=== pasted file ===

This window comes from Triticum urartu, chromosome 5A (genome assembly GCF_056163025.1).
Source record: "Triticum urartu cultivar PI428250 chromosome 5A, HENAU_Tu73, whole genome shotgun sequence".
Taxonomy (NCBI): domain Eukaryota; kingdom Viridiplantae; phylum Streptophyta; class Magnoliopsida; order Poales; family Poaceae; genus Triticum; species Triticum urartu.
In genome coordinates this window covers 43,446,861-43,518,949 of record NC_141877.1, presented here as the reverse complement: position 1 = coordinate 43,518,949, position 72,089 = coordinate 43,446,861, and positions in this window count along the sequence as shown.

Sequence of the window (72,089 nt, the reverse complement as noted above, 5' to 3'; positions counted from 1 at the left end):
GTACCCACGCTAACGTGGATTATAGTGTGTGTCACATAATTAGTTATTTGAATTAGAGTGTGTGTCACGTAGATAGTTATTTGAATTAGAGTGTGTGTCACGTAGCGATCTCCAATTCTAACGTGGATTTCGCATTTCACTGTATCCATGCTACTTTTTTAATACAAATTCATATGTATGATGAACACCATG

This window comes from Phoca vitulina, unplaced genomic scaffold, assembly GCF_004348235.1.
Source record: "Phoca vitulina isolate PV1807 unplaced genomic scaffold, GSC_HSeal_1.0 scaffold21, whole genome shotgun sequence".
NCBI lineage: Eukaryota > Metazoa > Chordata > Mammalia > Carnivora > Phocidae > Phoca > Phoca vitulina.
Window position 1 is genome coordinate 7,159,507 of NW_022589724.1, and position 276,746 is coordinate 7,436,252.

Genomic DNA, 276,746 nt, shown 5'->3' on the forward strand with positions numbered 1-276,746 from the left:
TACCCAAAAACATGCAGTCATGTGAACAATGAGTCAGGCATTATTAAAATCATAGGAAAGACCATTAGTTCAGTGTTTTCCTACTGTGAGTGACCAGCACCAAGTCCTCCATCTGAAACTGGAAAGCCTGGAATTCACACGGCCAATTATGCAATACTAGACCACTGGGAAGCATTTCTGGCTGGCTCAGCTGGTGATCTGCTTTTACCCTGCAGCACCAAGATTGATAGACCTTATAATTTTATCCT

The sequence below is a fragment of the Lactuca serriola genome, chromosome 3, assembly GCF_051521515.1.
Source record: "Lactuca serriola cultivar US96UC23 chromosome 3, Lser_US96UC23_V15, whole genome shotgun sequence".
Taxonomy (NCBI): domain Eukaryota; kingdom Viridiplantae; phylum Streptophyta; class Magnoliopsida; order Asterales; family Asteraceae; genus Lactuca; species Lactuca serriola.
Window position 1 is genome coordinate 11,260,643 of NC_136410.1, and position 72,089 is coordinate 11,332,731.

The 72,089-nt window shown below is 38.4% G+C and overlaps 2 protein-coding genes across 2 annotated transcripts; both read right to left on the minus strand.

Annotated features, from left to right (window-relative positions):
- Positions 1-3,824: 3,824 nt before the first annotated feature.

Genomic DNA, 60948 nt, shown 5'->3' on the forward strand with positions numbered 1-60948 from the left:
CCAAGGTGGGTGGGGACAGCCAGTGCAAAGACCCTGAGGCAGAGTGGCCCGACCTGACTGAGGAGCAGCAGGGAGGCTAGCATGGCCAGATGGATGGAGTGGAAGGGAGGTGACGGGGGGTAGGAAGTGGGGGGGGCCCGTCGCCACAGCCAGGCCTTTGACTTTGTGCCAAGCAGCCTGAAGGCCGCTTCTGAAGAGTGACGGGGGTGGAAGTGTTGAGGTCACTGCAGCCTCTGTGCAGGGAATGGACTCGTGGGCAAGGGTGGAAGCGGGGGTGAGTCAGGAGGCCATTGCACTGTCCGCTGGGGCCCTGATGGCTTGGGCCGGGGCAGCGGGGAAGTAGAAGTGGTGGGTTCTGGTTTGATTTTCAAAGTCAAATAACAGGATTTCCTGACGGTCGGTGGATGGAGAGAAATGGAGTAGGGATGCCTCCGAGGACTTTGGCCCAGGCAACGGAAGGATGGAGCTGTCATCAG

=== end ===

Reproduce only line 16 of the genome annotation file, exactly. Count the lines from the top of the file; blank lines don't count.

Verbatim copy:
Window position 1 is genome coordinate 11,260,643 of NC_136410.1, and position 72,089 is coordinate 11,332,731.